To remove a domain :/home/vpopmail/bin/vdeldomain yourdomain.com
To change a user's password/home/vpopmail/bin/vpasswd firstname.lastname@example.org newpassword
(Or you can do it via qmailadmin)
To lookup info about a user/home/vpopmail/bin/vuserinfo email@example.com
This gives you info such as name, crypted password, cleartext password, dir, quota, usage%, last auth.
It has a number of flags to let you see the individual fields, or you can see them all if you dont use any flags.
It also creates the maildirsize file in the users dir
Logging in via POP3
When your users are setting up their POP3 email clients (eg Outlook Express), they should use settings like this :
My incoming mail server is a POP3 server
Incoming mail server (POP3): pop3.yourdomain.com
Outgoing mail server (SMTP): smtp.yourdomain.com
POP3 account name : firstname.lastname@example.org
When you configured vpopmail, you had the opportunity to nominate a "default" domain. When users from the default domain authenticate, it is optional for them to add the @yourdomain.com onto the end of their username. If vpopmail sees that no domain has been specified by the user, then it will automatically perform the auth against the nominated default domain. If you are hosting multiple domains, then everyone who is NOT in the default domain MUST add their domain name onto the end of their username. (A small percentage of email programs eg Netscape Mail v4.7 do not permit the use of the @ symbol in account name. In this case you can use the % symbol instead of the @ symbol)
vpopmail roaming users :
With qmail, the typical way to control mail relaying is to put a list of rules into a file called tcp.smtp. The tcprules program is then used to compile this file into cdb database format with the output being stored in a file called tcp.smtp.cdb. The tcpserver program is configured (using the -x parameter) to read this file and thus know which SMTP clients are permitted to relay mail.
This type of configuration works well if there is a known range of IP addresses that are permitted to relay mail. eg the IP's on the qmail server's local LAN. However if the qmail server needs to provide outbound SMTP services for clients who may be connecting from any IP, you are going to run into problems. What is needed is some way to automate the process of granting users the ability to relay mail, without opening up access to all and sundry on the Internet.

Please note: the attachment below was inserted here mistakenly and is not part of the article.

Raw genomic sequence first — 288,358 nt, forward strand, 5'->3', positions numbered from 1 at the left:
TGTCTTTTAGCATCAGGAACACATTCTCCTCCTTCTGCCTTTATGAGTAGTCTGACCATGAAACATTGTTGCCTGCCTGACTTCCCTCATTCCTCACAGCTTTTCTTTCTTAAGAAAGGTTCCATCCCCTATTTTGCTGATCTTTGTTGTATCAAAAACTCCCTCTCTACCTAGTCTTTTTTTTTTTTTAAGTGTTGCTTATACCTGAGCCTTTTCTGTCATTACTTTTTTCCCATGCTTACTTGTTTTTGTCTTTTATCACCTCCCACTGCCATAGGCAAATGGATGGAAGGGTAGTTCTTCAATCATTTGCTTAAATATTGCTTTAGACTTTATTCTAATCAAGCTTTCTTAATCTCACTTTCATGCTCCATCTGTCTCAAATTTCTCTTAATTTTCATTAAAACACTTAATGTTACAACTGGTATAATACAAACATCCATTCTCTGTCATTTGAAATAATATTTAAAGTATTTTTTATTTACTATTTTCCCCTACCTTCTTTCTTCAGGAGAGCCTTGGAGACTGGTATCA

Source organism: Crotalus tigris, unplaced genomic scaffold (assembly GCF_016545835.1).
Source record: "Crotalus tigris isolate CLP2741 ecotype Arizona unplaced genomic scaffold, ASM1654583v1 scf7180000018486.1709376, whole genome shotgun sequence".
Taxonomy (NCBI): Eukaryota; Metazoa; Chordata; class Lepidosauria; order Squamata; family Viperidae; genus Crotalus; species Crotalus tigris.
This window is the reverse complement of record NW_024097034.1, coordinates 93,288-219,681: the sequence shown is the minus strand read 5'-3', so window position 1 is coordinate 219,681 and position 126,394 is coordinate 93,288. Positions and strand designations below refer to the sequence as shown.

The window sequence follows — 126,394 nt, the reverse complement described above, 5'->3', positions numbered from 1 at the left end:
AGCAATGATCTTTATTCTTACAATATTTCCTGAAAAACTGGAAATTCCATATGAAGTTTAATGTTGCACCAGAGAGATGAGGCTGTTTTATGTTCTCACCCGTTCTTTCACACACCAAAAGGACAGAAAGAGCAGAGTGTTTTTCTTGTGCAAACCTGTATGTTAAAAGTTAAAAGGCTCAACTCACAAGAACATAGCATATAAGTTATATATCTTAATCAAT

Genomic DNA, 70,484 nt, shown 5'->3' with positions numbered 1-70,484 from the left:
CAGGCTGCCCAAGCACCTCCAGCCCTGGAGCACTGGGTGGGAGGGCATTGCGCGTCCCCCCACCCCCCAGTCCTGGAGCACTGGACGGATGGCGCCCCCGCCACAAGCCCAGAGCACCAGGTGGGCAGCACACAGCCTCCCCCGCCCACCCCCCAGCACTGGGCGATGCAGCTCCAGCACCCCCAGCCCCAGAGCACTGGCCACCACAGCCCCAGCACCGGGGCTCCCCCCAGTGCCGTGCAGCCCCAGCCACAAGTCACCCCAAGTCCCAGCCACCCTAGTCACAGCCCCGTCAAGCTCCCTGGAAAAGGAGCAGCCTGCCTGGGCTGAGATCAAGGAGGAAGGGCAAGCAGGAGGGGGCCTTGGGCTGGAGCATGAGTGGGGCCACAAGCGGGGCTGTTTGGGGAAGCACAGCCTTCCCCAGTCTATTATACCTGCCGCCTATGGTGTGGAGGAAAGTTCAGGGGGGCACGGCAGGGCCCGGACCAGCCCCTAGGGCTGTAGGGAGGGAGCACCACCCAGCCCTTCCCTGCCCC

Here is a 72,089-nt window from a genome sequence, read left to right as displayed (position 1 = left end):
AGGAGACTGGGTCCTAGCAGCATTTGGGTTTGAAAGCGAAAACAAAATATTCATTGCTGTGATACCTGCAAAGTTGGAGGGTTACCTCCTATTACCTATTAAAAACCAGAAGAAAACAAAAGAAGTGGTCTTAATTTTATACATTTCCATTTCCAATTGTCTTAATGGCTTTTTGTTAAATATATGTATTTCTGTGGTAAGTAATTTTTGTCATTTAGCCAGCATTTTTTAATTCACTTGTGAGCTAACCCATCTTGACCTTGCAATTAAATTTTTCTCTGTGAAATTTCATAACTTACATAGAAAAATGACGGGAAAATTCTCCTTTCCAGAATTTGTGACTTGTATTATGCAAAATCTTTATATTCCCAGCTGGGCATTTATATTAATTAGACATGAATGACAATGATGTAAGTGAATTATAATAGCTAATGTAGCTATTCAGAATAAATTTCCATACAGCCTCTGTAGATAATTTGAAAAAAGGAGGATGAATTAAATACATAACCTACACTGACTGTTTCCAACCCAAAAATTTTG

vpopmail includes a solution for this problem. The solution is known as "roaming users" and is typically implemented with a technique known as "POP-before-SMTP". Once a client has successfully authenticated via POP3, vpopmail will add the client's IP to a list. vpopmail then merges this list with the contents of the tcp.smtp file and runs the tcprules program to compile a new version of the tcp.smtp.cdb file. Thus the client can now relay mail.
In addition to storing the client's IP address, vpopmail will also store the time of authentication. The postmaster uses a cronjob on the qmail server to periodically (eg once per hour) run the clearopensmtp program. This program scans through the list of roaming clients and removes any entries that exceed the nominated age (eg 3 hours). This ensures that the list of IPs does not grow out of bounds, and that the roaming IPs are closed within a reasonable timeframe after being opened.
configure options for vpopmail that relate to roaming users :./configure \ --enable-roaming-users \ <- enable roaming users functionality --enable-tcprules-prog=path \ <- defaults to /usr/local/bin/tcprules --enable-tcpserver-file=path \ <- defaults to /home/vpopmail/etc/tcp.smtp --enable-relay-clear-minutes=minutes <- defaults to 180
Example /var/qmail/supervise/qmail-smtpd/run file :#!/bin/sh QMAILDUID=`id -u qmaild` NOFILESGID=`id -g qmaild` exec /usr/local/bin/softlimit -m 2000000 \ /usr/local/bin/tcpserver -v -x /home/vpopmail/etc/tcp.smtp.cdb -c 40 -R \ -u "$QMAILDUID" -g "$NOFILESGID" 0 smtp \ /usr/local/bin/rblsmtpd -b -C -r list.dsbl.org \ -t 5 \ /var/qmail/bin/qmail-smtpd 2>&1
qmail servers are typically built with the tcp.smtp files being located in the /etc directory. This is not usually suitable for vpopmail roaming users, since the /etc directory will (should) not have write permissions for the vpopmail user. Therefore it is not going to be possible for vpopmail to write out updated versions of the tcp.smtp.cdb file. For use with roaming users, it is recommended that the tcp.smtp files are stored in ~vpopmail/etc
If a user auths, and their IP already exists in the roaming IP list, the timestamp for the entry is updated, but the tcprules program is not run. There is no need to rebuild the tcp.smtp.cdb file as the IP address is already permitted to relay. Rebuilding the file will only waste disk and CPU time.